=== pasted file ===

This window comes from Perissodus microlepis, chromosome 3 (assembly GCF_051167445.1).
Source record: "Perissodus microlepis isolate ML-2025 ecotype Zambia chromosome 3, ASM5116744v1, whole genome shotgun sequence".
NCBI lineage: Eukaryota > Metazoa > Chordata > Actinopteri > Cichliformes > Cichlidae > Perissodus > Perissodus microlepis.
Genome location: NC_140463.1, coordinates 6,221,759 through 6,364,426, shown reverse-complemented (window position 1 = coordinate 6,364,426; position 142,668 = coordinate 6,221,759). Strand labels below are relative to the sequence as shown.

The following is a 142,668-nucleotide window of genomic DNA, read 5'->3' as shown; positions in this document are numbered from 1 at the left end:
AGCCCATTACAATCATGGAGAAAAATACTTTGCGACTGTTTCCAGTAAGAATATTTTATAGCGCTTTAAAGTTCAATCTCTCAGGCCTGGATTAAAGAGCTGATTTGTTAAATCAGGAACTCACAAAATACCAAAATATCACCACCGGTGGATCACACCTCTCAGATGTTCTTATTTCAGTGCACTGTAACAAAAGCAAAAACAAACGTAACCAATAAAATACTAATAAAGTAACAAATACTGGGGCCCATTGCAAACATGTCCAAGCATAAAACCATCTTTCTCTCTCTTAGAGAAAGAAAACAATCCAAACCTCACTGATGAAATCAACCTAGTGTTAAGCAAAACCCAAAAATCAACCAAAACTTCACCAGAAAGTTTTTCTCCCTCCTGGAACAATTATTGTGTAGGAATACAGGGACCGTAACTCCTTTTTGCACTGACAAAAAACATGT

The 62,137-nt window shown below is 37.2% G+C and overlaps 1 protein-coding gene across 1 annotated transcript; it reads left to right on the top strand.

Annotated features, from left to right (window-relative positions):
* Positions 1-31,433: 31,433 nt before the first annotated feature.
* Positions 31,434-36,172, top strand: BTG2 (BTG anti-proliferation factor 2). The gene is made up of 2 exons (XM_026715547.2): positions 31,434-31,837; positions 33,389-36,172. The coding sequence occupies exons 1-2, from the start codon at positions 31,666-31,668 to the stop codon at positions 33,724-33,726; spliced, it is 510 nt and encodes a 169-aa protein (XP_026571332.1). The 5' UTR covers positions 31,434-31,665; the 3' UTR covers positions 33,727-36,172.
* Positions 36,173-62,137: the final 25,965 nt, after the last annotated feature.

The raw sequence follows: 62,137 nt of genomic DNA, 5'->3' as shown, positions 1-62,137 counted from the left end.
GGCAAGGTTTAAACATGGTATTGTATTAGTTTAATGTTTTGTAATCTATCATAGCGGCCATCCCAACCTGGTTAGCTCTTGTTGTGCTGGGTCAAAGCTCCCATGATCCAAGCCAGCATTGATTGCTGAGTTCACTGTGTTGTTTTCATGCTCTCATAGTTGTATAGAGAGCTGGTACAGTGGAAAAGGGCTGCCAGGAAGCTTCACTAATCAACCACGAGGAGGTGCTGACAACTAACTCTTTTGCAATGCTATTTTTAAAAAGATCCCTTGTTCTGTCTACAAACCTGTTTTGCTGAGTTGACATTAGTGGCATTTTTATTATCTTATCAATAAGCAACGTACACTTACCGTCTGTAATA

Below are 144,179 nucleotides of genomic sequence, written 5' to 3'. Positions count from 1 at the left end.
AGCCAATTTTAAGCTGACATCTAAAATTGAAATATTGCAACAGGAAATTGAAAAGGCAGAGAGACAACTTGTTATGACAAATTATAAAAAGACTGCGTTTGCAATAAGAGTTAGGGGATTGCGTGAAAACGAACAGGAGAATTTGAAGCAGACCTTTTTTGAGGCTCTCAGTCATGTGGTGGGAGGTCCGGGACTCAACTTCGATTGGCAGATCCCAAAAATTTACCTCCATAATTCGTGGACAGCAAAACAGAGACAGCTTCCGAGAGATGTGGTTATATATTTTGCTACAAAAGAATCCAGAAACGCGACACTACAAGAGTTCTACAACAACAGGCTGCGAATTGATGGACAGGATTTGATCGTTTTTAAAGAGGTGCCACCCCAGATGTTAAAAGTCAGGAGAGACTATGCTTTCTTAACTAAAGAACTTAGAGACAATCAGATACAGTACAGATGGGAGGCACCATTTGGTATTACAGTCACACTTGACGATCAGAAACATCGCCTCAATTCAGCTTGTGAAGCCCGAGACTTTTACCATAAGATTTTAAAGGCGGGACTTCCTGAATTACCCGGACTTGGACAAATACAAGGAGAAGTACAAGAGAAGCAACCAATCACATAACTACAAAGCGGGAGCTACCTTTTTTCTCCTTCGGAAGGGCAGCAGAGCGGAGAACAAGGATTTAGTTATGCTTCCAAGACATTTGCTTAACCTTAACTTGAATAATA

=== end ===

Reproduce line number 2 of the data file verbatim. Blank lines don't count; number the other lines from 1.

Source record: "Perissodus microlepis isolate ML-2025 ecotype Zambia chromosome 3, ASM5116744v1, whole genome shotgun sequence".